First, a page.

Surgeons Admit That Mammography Is Outdated And Harmful To Women
Cancer is serious business and it’s not something to underestimate. Because of this, millions of women everywhere see their doctors and physicians every year to undergo their annual mammogram, the traditional breast cancer screening procedure (1). Mammograms involve “pressing a woman’s breast between two metal platforms to scope out tumors,” and has been practiced for many years, but what if this common procedure is doing more harm than good? What if it’s not nearly as effective as millions of women trust it to be?
Recently, some surgeons and medical professionals have begun questioning the controversial practice of mammograms, revealing multiple studies that show mammograms to have potentially damaging side effects (1). If this is true, are mammograms worth the risk? Are there safer, equally effective options?
Why Do We Still Get Mammograms?
People are commonly told that the mammogram is the only way to identify breast cancer in its very early stages, but reviews from eight scientific trials investigating the procedure found that mammography is neither safe for the patient nor altogether effective in finding cancerous properties (1).
More than 600,000 women between the ages of 39 and 74 have undergone a monitored procedure on a routine basis. And after reviewing the data gathered, researchers uncovered that a great many of the examined women were actually misdiagnosed in response to a mammography. The research discovered that many women ended up being mistreated with chemotherapy, resulting in new health issues.
New Studies About Mammography
A study completed in Switzerland originating out of Canada (the 2014 Canadian National Breast Screening Study) concluded that mammography screenings do not reduce mortality rates at any better rate than your average physical breast examination (3). This means that women are paying much more to get a fancy mammography when they could simply feel for lumps and bumps and get the same–if not better results.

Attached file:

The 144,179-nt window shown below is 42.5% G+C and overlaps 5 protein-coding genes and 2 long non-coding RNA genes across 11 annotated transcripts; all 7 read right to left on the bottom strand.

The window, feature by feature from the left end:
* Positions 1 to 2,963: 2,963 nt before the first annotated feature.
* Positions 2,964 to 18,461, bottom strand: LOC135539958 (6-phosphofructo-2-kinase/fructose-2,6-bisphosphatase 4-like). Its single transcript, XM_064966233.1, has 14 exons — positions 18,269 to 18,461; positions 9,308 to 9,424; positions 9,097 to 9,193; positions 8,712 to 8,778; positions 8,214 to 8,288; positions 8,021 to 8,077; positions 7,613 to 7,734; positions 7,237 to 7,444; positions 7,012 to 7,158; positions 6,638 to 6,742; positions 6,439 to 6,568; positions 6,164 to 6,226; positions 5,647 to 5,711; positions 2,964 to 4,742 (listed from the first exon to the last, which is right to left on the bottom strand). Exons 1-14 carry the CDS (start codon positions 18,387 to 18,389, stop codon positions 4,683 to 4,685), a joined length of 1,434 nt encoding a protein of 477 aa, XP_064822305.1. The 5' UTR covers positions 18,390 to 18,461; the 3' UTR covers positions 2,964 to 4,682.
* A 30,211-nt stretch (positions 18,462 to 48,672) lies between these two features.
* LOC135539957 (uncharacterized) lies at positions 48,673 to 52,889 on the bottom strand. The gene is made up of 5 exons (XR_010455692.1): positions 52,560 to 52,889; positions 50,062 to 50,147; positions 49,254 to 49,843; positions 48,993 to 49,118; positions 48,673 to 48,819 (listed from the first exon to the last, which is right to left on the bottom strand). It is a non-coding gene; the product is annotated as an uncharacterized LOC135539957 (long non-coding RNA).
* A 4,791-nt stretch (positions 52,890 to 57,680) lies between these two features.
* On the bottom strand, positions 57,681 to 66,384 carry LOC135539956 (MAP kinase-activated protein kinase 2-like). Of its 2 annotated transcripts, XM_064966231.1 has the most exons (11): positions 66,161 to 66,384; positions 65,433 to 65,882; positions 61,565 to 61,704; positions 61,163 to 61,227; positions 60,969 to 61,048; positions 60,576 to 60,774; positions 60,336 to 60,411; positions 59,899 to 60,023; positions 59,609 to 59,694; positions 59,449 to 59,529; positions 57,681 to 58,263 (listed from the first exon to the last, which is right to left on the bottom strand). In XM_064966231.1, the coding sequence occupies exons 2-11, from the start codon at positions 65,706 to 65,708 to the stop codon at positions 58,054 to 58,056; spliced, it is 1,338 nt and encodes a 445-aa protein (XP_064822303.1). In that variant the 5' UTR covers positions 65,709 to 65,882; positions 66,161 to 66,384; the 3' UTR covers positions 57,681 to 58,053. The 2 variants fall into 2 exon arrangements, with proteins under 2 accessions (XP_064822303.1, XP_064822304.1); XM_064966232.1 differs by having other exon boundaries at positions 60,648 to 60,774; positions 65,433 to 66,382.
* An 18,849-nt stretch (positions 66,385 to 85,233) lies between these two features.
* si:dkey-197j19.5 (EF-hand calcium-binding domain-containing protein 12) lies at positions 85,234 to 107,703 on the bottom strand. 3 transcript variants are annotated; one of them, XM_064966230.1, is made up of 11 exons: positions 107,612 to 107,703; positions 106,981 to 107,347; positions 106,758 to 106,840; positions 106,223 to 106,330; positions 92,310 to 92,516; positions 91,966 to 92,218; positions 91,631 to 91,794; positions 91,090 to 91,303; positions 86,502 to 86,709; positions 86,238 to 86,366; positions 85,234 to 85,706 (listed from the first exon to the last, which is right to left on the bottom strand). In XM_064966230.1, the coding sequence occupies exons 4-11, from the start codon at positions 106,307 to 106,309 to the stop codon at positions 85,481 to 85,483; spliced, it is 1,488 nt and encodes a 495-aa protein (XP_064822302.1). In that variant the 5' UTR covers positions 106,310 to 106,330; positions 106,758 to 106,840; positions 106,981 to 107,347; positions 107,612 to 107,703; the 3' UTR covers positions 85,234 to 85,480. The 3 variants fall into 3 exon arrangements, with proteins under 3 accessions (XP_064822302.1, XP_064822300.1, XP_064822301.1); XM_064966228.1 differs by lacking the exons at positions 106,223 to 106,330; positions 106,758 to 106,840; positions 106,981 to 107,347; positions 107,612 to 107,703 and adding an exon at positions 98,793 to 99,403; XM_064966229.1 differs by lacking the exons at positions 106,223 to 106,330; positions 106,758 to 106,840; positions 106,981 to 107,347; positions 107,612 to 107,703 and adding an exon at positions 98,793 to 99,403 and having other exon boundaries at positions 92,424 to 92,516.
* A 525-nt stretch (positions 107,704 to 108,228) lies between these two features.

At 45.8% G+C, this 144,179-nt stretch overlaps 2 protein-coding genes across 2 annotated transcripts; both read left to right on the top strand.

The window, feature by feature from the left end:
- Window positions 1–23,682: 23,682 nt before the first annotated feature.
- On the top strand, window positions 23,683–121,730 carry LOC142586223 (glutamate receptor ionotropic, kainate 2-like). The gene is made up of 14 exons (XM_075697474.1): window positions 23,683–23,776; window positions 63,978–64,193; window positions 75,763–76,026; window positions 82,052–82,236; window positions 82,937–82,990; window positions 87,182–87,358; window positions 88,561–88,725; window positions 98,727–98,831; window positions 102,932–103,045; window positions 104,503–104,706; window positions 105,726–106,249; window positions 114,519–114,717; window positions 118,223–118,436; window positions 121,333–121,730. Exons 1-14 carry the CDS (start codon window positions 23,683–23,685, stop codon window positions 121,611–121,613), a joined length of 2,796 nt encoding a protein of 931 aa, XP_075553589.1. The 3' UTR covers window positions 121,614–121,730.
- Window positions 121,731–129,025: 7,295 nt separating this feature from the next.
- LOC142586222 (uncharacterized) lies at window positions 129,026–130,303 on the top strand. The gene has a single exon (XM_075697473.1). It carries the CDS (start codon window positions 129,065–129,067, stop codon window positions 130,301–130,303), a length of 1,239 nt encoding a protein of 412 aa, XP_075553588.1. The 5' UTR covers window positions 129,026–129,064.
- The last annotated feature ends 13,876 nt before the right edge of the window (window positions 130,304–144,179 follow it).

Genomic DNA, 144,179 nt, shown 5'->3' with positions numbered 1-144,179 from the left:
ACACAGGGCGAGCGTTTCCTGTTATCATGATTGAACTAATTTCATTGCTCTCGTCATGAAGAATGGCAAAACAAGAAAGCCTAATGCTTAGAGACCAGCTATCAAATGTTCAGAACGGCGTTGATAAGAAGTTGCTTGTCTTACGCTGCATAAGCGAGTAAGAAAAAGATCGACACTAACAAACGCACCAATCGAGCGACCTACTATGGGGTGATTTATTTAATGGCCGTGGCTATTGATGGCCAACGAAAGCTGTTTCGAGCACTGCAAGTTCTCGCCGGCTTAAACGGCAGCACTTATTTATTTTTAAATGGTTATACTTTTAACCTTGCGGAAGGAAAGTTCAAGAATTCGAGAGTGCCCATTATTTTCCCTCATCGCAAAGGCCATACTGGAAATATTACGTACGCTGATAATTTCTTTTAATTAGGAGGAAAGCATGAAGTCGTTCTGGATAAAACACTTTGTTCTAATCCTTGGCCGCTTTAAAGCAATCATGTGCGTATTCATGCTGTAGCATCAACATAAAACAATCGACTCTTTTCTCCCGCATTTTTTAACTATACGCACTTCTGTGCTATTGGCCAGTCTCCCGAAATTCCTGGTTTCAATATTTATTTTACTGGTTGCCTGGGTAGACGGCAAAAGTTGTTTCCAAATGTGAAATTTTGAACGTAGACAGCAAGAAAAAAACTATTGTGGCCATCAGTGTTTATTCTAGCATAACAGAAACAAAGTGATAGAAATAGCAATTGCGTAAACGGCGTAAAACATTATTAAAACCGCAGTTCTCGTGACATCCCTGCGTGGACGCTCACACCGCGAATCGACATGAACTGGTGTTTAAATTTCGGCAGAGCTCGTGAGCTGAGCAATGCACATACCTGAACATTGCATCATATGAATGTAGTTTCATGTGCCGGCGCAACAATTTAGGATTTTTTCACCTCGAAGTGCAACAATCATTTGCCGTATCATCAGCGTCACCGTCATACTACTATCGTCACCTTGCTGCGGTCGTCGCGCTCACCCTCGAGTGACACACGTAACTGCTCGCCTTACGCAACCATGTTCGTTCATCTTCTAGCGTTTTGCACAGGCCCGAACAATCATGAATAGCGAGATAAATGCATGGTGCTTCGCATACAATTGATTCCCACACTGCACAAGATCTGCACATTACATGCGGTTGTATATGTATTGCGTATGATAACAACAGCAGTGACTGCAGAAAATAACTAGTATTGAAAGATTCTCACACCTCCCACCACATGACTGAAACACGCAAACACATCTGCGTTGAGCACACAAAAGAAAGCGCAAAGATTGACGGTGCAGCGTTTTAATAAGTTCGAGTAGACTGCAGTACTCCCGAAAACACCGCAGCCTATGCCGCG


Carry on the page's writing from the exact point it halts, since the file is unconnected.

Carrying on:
Dr. Sarah Mybill said, “I believe that if you did have a tumor, the last thing you would want to do is crush that tumor between two plates because that would spread it” (3).
The math calculates it this way: “If we assume that screening reduces breast cancer mortality by 15% and that overdiagnosis and overtreatment is at 30%, it means that for every 2000 women invited for a screening throughout 10 years, one will avoid dying of breast cancer and 10 perfectly healthy, cancer-free women who would not have been diagnosed if there had not been screening, will be treated unnecessarily” (4).
Based on the available evidence, it is reasonable to conclude that mammography screening reduces the risk of breast cancer death but the trade-off between this highly-valued benefit and the harms including false-positives and overdiagnosis is finely balanced. The snapshot of evidence presented on overdiagnosis in this review, however, does not mean that population breast screening is worthless, given that screening reduces breast cancer deaths.
- Houssami N. Overdiagnosis of breast cancer in population screening: does it make breast screening worthless?. Cancer Biol Med. 2017;14(1):1-8. https://www.ncbi.nlm.nih.gov/pmc/articles/PMC5365181/
- Miller AB et al. Twenty five year follow-up for breast cancer incidence and mortality of the Canadian National Breast Screening Study: randomised screening trial. BMJ. 2014;348:g366. https://www.ncbi.nlm.nih.gov/pmc/articles/PMC3921437/
- Gøtzsche PC, Jørgensen KJ. Screening for breast cancer with mammography. Cochrane Database Syst Rev. 2013 Jun 4;(6):CD001877. https://www.ncbi.nlm.nih.gov/pubmed/23737396?dopt=Abstract
with high-quality content that is research-based, well thought out and designed to create positive impact. When she is not writing, Jenna loves spending time with her daughter and their golden retriever exploring the outdoors, eating at Asian restaurants, doing martial arts, or drinking milkshakes while watching comedies. If you want to reach Jenna personally you can email her at firstname.lastname@example.org.
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